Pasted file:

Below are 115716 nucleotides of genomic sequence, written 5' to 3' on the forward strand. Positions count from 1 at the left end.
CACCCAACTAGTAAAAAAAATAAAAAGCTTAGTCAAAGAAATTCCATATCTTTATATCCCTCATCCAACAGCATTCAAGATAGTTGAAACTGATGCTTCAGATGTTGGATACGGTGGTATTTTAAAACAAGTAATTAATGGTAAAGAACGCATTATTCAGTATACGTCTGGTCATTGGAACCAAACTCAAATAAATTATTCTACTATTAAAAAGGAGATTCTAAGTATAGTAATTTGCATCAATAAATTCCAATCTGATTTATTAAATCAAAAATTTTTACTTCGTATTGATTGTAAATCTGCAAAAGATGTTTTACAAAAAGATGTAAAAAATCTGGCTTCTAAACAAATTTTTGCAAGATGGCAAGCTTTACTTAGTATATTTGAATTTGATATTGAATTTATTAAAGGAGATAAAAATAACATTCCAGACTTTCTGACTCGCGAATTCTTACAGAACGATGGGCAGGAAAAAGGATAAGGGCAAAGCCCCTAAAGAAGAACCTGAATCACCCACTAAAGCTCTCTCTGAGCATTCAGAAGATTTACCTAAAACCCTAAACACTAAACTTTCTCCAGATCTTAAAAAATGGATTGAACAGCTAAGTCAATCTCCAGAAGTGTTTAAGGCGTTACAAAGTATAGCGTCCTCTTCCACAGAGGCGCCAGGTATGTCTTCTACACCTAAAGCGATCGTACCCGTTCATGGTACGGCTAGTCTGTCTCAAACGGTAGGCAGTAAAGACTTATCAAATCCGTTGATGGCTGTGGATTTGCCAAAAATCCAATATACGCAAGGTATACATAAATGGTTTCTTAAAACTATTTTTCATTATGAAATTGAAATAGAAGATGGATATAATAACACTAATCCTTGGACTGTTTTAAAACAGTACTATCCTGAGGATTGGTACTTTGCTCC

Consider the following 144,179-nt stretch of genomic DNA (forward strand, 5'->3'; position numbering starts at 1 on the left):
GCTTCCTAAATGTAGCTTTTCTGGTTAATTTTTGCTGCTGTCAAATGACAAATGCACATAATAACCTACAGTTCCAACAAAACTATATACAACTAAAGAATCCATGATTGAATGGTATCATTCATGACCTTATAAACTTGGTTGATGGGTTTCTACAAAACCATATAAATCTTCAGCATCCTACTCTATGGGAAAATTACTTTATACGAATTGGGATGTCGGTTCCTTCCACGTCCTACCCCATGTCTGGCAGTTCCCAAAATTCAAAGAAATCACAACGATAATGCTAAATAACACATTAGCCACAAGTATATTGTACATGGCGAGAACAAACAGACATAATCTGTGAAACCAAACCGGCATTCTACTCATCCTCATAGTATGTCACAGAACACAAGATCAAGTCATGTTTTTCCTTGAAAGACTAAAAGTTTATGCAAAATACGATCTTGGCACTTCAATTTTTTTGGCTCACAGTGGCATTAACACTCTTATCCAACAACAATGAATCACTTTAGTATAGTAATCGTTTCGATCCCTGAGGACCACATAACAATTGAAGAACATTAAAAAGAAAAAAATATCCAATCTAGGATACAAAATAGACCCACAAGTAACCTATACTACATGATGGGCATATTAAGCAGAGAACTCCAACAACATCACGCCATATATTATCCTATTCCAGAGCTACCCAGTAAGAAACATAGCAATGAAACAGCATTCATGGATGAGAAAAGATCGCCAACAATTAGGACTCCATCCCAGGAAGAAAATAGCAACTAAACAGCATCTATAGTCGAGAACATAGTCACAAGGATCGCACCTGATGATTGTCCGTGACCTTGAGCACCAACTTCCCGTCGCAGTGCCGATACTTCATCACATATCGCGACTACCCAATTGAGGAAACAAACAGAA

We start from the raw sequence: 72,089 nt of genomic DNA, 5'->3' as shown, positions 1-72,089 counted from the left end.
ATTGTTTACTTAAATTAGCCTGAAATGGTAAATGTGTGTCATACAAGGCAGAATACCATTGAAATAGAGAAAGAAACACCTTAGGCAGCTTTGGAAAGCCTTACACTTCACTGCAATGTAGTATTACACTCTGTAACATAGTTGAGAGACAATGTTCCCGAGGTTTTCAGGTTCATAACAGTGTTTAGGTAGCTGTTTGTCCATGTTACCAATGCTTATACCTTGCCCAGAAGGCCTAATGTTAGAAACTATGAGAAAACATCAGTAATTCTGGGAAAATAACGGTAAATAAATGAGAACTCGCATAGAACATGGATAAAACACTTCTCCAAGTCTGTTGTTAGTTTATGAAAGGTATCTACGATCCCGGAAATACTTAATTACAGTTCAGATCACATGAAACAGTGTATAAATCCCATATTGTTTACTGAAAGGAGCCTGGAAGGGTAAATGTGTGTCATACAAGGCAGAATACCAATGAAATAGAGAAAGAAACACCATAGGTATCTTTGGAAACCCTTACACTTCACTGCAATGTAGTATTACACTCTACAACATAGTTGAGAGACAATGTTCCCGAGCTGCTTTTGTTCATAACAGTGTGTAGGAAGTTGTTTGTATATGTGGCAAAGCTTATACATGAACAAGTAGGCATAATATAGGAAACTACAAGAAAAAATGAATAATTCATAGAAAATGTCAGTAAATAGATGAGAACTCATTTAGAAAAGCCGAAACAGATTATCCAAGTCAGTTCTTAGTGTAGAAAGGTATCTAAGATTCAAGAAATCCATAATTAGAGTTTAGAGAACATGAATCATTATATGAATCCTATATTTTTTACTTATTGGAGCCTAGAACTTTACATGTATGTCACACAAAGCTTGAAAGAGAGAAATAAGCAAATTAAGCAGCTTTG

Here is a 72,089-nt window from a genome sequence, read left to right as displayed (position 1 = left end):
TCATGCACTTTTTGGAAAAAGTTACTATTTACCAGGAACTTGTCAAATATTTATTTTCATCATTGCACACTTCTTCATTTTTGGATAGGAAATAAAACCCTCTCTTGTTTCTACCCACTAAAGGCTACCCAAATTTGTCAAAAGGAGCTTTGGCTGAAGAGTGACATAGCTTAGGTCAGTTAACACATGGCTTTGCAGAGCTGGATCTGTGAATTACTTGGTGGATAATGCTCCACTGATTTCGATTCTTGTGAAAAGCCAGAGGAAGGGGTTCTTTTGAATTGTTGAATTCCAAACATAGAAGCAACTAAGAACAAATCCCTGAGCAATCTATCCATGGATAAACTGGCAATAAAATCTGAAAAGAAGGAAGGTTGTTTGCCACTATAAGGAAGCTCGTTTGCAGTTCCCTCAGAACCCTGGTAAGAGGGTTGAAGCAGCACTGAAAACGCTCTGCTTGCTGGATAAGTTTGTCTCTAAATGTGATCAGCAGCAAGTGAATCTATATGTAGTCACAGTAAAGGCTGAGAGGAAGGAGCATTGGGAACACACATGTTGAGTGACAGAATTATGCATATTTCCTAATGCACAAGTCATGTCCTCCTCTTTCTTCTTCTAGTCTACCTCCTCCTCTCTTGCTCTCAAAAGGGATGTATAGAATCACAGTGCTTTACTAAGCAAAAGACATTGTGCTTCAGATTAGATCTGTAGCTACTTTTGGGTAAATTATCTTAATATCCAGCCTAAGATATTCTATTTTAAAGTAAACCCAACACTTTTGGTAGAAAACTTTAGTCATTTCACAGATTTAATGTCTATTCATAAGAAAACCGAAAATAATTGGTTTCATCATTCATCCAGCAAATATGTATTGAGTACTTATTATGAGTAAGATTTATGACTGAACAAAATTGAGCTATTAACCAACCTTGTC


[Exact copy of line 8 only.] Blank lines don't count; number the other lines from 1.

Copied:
TCATGCACTTTTTGGAAAAAGTTACTATTTACCAGGAACTTGTCAAATATTTATTTTCATCATTGCACACTTCTTCATTTTTGGATAGGAAATAAAACCCTCTCTTGTTTCTACCCACTAAAGGCTACCCAAATTTGTCAAAAGGAGCTTTGGCTGAAGAGTGACATAGCTTAGGTCAGTTAACACATGGCTTTGCAGAGCTGGATCTGTGAATTACTTGGTGGATAATGCTCCACTGATTTCGATTCTTGTGAAAAGCCAGAGGAAGGGGTTCTTTTGAATTGTTGAATTCCAAACATAGAAGCAACTAAGAACAAATCCCTGAGCAATCTATCCATGGATAAACTGGCAATAAAATCTGAAAAGAAGGAAGGTTGTTTGCCACTATAAGGAAGCTCGTTTGCAGTTCCCTCAGAACCCTGGTAAGAGGGTTGAAGCAGCACTGAAAACGCTCTGCTTGCTGGATAAGTTTGTCTCTAAATGTGATCAGCAGCAAGTGAATCTATATGTAGTCACAGTAAAGGCTGAGAGGAAGGAGCATTGGGAACACACATGTTGAGTGACAGAATTATGCATATTTCCTAATGCACAAGTCATGTCCTCCTCTTTCTTCTTCTAGTCTACCTCCTCCTCTCTTGCTCTCAAAAGGGATGTATAGAATCACAGTGCTTTACTAAGCAAAAGACATTGTGCTTCAGATTAGATCTGTAGCTACTTTTGGGTAAATTATCTTAATATCCAGCCTAAGATATTCTATTTTAAAGTAAACCCAACACTTTTGGTAGAAAACTTTAGTCATTTCACAGATTTAATGTCTATTCATAAGAAAACCGAAAATAATTGGTTTCATCATTCATCCAGCAAATATGTATTGAGTACTTATTATGAGTAAGATTTATGACTGAACAAAATTGAGCTATTAACCAACCTTGTC